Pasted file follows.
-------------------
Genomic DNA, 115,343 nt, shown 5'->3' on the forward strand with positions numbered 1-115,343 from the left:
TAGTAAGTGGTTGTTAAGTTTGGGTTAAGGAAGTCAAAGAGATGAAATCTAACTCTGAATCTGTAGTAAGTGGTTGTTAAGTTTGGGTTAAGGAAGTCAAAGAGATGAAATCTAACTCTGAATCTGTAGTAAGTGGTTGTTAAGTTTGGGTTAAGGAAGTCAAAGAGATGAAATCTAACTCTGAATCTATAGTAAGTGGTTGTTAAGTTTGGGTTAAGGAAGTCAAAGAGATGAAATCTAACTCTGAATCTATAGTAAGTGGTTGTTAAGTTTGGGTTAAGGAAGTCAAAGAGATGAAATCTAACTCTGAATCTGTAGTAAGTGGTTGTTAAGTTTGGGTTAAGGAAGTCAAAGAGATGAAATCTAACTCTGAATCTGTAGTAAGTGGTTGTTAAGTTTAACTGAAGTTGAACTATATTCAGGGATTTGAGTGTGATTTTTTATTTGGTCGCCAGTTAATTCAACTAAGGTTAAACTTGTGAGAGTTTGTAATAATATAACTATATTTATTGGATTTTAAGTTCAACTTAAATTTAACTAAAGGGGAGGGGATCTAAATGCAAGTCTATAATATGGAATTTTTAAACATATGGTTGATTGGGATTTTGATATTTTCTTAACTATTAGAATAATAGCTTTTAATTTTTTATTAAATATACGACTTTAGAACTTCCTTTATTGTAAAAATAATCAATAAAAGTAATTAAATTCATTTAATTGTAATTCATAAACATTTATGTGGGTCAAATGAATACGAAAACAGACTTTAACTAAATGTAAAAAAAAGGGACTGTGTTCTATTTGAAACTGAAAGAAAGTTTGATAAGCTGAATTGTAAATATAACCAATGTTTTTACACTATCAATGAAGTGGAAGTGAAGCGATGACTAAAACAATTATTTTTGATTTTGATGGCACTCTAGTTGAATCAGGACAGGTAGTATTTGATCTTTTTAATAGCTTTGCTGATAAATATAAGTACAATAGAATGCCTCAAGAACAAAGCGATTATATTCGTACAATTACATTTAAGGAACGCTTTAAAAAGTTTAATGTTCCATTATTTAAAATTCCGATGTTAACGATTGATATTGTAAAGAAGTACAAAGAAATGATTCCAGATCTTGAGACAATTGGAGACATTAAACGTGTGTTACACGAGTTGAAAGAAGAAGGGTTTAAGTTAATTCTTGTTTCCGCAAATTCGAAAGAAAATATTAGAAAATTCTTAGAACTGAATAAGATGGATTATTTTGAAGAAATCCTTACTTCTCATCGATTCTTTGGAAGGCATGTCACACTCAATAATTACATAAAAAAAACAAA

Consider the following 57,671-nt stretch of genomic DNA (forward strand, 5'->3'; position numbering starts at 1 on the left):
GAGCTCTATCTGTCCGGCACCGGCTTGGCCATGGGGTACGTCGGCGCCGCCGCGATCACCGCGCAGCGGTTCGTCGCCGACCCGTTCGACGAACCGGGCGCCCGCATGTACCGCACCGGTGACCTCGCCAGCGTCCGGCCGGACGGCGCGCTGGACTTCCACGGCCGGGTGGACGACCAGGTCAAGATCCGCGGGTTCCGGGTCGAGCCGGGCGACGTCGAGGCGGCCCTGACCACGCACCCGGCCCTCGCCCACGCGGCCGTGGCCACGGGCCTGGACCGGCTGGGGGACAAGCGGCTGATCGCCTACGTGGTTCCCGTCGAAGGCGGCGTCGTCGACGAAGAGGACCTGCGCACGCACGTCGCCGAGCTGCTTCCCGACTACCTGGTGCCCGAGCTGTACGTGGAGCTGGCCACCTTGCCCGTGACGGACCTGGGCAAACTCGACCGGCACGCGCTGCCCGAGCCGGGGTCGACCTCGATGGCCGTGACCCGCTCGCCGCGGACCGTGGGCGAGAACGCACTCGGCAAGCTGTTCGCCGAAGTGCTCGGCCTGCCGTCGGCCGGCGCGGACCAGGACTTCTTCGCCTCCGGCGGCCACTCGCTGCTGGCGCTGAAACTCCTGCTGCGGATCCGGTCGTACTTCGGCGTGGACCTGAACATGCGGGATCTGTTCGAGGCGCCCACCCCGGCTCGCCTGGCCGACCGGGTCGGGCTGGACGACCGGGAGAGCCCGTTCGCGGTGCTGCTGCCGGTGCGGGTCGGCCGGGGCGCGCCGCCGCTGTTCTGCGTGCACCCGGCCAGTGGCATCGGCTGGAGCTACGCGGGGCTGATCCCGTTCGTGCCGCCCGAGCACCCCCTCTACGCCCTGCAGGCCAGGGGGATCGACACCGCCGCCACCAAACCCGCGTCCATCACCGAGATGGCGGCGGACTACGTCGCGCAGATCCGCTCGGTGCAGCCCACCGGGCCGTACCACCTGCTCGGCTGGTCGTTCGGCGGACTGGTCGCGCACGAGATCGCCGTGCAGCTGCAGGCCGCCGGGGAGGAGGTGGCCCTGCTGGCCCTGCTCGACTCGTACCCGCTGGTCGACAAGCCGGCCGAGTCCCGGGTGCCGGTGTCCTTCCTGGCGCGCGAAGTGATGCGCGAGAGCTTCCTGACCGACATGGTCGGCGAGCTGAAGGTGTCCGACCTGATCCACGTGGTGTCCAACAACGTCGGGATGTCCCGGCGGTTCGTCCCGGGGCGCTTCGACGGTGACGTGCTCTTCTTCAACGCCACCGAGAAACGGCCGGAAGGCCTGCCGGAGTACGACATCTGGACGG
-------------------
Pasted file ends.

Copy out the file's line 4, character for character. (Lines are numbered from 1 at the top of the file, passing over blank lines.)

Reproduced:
GAGCTCTATCTGTCCGGCACCGGCTTGGCCATGGGGTACGTCGGCGCCGCCGCGATCACCGCGCAGCGGTTCGTCGCCGACCCGTTCGACGAACCGGGCGCCCGCATGTACCGCACCGGTGACCTCGCCAGCGTCCGGCCGGACGGCGCGCTGGACTTCCACGGCCGGGTGGACGACCAGGTCAAGATCCGCGGGTTCCGGGTCGAGCCGGGCGACGTCGAGGCGGCCCTGACCACGCACCCGGCCCTCGCCCACGCGGCCGTGGCCACGGGCCTGGACCGGCTGGGGGACAAGCGGCTGATCGCCTACGTGGTTCCCGTCGAAGGCGGCGTCGTCGACGAAGAGGACCTGCGCACGCACGTCGCCGAGCTGCTTCCCGACTACCTGGTGCCCGAGCTGTACGTGGAGCTGGCCACCTTGCCCGTGACGGACCTGGGCAAACTCGACCGGCACGCGCTGCCCGAGCCGGGGTCGACCTCGATGGCCGTGACCCGCTCGCCGCGGACCGTGGGCGAGAACGCACTCGGCAAGCTGTTCGCCGAAGTGCTCGGCCTGCCGTCGGCCGGCGCGGACCAGGACTTCTTCGCCTCCGGCGGCCACTCGCTGCTGGCGCTGAAACTCCTGCTGCGGATCCGGTCGTACTTCGGCGTGGACCTGAACATGCGGGATCTGTTCGAGGCGCCCACCCCGGCTCGCCTGGCCGACCGGGTCGGGCTGGACGACCGGGAGAGCCCGTTCGCGGTGCTGCTGCCGGTGCGGGTCGGCCGGGGCGCGCCGCCGCTGTTCTGCGTGCACCCGGCCAGTGGCATCGGCTGGAGCTACGCGGGGCTGATCCCGTTCGTGCCGCCCGAGCACCCCCTCTACGCCCTGCAGGCCAGGGGGATCGACACCGCCGCCACCAAACCCGCGTCCATCACCGAGATGGCGGCGGACTACGTCGCGCAGATCCGCTCGGTGCAGCCCACCGGGCCGTACCACCTGCTCGGCTGGTCGTTCGGCGGACTGGTCGCGCACGAGATCGCCGTGCAGCTGCAGGCCGCCGGGGAGGAGGTGGCCCTGCTGGCCCTGCTCGACTCGTACCCGCTGGTCGACAAGCCGGCCGAGTCCCGGGTGCCGGTGTCCTTCCTGGCGCGCGAAGTGATGCGCGAGAGCTTCCTGACCGACATGGTCGGCGAGCTGAAGGTGTCCGACCTGATCCACGTGGTGTCCAACAACGTCGGGATGTCCCGGCGGTTCGTCCCGGGGCGCTTCGACGGTGACGTGCTCTTCTTCAACGCCACCGAGAAACGGCCGGAAGGCCTGCCGGAGTACGACATCTGGACGG